I was recently at an event with colleagues I had not seen in quite a while. As part of our pleasantries, we wanted to share updated contact information with each other. Even though two of them work in technology, there was momentary fiddling as we tried to figure out how to AirDrop or virtually transport information without having to enter it.
We managed to do so, but the brief exercise reminded me that so much of what we know about technology and how it works is through micro-encounters just like this one. Few people (and none of us of a certain age) had any formal education in how to use a computer or phone, and even if we did, the knowledge would have long become obsolete. Rather, we learn about the personal computer, the smartphone, smart appliances, streaming, and a host of other applications either through others or by trial and error.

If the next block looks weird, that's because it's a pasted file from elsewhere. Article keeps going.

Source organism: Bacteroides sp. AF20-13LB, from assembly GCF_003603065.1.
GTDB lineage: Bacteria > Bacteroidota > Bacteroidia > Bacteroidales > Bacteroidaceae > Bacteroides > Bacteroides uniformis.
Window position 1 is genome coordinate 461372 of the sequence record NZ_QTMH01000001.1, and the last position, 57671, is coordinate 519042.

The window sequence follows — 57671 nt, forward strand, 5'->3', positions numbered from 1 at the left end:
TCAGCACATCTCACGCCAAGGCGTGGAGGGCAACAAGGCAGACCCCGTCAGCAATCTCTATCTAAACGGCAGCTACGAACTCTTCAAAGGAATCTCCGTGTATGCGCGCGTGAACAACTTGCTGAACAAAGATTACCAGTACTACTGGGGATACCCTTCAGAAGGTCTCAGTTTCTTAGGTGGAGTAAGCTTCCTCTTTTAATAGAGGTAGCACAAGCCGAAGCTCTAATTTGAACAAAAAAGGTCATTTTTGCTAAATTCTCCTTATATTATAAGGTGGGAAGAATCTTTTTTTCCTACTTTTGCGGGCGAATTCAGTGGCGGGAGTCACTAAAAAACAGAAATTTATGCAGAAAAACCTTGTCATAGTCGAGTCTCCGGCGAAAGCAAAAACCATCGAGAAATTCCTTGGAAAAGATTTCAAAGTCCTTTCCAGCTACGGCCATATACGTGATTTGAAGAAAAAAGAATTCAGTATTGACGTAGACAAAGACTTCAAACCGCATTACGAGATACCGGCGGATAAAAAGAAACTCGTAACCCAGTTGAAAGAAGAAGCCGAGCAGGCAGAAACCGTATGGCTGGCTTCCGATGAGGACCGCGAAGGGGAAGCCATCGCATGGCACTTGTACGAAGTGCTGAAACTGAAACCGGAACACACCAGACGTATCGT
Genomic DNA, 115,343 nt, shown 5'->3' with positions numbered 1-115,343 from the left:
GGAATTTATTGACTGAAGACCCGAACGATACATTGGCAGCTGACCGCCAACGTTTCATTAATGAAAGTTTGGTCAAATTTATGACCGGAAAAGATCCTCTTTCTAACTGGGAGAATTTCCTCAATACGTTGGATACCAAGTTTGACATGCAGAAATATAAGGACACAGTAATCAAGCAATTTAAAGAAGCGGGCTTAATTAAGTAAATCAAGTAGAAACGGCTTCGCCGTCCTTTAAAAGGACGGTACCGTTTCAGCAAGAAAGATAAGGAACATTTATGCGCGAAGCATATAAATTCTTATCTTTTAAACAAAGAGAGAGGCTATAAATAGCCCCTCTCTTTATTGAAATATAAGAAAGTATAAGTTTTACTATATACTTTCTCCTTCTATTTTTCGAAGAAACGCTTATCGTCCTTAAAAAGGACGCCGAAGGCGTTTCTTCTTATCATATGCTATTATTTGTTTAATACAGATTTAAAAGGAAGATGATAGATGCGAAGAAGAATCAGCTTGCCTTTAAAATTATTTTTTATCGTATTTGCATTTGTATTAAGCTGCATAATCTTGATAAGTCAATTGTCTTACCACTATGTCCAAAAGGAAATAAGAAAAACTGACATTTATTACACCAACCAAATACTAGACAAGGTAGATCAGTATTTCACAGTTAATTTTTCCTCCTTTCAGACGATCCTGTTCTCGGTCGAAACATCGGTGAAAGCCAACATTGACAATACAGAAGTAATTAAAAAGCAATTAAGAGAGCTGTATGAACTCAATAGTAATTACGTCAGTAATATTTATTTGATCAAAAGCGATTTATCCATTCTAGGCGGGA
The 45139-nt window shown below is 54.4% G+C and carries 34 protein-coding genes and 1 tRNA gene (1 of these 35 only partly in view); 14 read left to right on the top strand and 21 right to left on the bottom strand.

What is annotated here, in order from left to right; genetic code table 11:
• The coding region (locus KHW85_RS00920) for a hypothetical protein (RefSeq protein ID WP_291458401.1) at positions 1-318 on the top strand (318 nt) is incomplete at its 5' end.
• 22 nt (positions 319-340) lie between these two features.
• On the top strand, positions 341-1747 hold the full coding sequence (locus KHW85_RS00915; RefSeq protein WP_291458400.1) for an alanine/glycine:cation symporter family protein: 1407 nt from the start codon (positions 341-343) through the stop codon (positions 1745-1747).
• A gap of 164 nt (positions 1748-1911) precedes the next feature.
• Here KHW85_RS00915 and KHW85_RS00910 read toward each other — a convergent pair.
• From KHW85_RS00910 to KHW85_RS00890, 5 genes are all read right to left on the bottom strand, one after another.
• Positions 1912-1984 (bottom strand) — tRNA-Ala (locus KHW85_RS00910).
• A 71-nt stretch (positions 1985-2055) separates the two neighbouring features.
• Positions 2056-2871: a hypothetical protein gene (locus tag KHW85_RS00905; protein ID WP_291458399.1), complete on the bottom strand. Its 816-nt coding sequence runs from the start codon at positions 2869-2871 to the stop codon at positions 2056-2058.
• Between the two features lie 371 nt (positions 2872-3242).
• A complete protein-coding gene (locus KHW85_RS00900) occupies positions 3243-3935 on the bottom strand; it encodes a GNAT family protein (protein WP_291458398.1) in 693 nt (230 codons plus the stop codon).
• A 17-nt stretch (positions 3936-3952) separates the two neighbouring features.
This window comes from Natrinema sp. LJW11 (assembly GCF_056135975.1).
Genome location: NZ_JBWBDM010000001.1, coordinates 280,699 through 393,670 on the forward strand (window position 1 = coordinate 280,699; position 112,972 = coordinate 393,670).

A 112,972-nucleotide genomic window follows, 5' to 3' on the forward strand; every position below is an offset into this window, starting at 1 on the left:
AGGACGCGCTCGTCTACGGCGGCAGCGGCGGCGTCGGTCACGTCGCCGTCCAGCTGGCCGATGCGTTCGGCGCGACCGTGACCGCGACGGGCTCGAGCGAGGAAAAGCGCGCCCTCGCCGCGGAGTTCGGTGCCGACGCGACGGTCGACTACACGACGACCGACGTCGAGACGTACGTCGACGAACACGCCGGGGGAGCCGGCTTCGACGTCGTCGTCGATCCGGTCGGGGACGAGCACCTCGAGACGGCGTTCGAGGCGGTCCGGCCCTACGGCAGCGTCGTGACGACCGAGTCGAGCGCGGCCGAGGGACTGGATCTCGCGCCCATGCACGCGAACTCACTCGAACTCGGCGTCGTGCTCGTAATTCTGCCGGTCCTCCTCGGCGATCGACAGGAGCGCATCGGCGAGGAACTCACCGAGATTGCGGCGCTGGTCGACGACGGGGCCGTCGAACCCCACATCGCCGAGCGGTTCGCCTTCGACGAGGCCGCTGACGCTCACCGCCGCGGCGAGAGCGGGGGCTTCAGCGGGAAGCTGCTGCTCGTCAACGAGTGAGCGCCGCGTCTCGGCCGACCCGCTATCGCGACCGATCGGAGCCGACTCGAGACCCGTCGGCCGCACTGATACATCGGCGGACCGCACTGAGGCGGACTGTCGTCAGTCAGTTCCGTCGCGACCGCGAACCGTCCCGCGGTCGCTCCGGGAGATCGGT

It’s a good model to apply to many other things. We don’t need to be experts in other pursuits — how to cook, how to garden, how to prepare a proposal, how to analyze data — rather, we need to adopt a mindset of experimentation and freely ask for help. You don’t need all the answers; just keep asking the questions.